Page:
Quiet and uncomplaining ,  Abba,  an epitome of “sabr,never once complained to Allah or cursed anyone. Seldom expressing any frustration or pain, he chose to use a dignified silence as his armour instead.  However, we, as his family, could still sense it all. Although we all tried to put up a brave front before each other, the harsh reality was that, each member of our family was impacted in ways more than one… the temporary, but severe financial hardship,  was just one of the many consequences. Though he came from a rather well-off family, complete immersal in affairs of the college had left Abba with little time to devote to his ancestral property. This inattention, later, cost us dear,.. and before we could realize it, almost  everything including his house, orchards, and other land holdings in his hometown, had been usurped by caretakers as well as outsiders. Ammi who, from the beginning,  multitasked as an efficient homemaker, loyal friend, and a competent research and personal assistant to her husband (at home),  continued to stand steadfast, uncomplainingly, with him through thick and thin … the unimaginably strong bond of absolute trust, care and affection they shared mutually, all their lives, is an example for all…Our parents (who were first cousins) shared many qualities and virues and remained totally inseparable and wholly devoted (to each other) till the very end..

In the ensuing years, Abba a picture of grace, indefatigable and indomitable spirit, and complete faith in the Creator, managed to veer us through all the turbulent and fairly difficult times with dignity and composure. “Have unquestioning faith in him( the Almighty)… uski rassi mazbooti se pakde rakkho..aur uski raza mein raazi raho”…he would remind us pointing at the sky. “Ye kya hai (what is this)!?… Zinda ho beti, tou zindo ki tarah jeena seekho… Learn to live your life with zest and zeal…” he would gently chide, whenever he saw any of his daughters pull on a long face… To pep our sulking spirits up, he would reiterate “Waqt kii sabse baDii Khoobi hai ke guzar jaata hai,..  achha bhi or bura bhi (The greatest beauty of time is that it passes, …both good as well as bad,” …and in the due course of time, we really got to see it happen, when,  by Allah’s grace and our family’s resilience, we succeeded in overcoming the transient  hardships….What could never be undone, however,  was the tragic loss of, what could have been, some of the most productive years of life of this young, enthusiastic, and honest researcher and administrator. Looking back at all that Abba had managed to painstakingly accomplish  during his tenure as Principal at Agriculture College, Wadoora, and knowing what his calibre was, …it pains us greatly to realise how much more he could have contributed, had all the dreams and plans (which) he had envisaged for the future development of his college, not been dashed so abruptly ..and so ruthlessly many many years ago by a few self-seeking men, …some  of whom later went on to personally  apologise to Abba, accepting and repenting the immense and irreversible damage (they had) caused to a person as honest and sincere as him  …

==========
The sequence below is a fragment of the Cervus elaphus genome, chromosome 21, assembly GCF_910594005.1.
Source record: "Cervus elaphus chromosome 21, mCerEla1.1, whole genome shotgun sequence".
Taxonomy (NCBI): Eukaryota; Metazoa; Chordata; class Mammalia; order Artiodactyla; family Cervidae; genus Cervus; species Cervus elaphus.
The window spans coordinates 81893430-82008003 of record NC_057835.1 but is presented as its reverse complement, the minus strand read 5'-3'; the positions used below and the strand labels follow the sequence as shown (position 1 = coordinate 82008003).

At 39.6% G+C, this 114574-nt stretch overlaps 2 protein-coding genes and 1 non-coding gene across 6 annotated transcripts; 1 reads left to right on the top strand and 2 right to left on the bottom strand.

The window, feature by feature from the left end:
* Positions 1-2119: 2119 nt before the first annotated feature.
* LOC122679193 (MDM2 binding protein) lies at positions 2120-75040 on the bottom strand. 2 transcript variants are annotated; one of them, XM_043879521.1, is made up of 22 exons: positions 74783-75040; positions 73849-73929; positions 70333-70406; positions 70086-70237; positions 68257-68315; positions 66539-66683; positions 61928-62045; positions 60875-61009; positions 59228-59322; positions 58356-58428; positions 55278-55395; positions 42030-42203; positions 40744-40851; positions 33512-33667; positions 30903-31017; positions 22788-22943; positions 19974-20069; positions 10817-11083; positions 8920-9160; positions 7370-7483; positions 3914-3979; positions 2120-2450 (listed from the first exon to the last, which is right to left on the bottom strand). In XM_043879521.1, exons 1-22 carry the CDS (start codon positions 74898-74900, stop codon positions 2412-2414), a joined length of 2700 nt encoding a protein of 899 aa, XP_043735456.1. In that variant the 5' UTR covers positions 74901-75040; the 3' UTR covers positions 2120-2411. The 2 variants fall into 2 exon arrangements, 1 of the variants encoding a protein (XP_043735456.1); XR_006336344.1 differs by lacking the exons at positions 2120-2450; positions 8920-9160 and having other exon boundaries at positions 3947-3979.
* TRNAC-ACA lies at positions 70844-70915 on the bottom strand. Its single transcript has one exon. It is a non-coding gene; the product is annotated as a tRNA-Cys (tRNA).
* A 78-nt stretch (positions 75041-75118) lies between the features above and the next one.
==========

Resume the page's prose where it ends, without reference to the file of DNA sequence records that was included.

After leaving the Agriculture College at Wadoora, Abba was conferred the prestigious National Fellowship by the UGC which gave him the opportunity to conduct research in the Department of Zoology at AMU, of which he was an Alumnus. He also briefly served as a Professor of Entomology at the University of Benghazi in Libya. It was during this time that America attacked that country, leading us to plead with him to return. Abba eventually retired from SKUAST – Kashmir as Professor cum Chief Scientist before joining the Institute of Agriculture at Aligarh Muslim University as Director. However, despite all that he accomplished in life, Abba sometimes, still rued the unrealised dreams he had for  ‘his’ College  in Kashmir.  Even after the passage of so many years, Agriculture College Wadoora still remained ( and shall always continue to remain)The Collegefor our entire family! There is yet another precious dream which, now,  shall sadly remain unfulfilled forever, … that of taking our parents on a visit to Kashmir, getting them to meet everyone, and see one more time “our” house and “Abba’s college” in Wadoora..“ Hazaron khwaahishein aisii …”

Kya kuchh tha jiske kehne ko

Abba with his college football team (1964-65)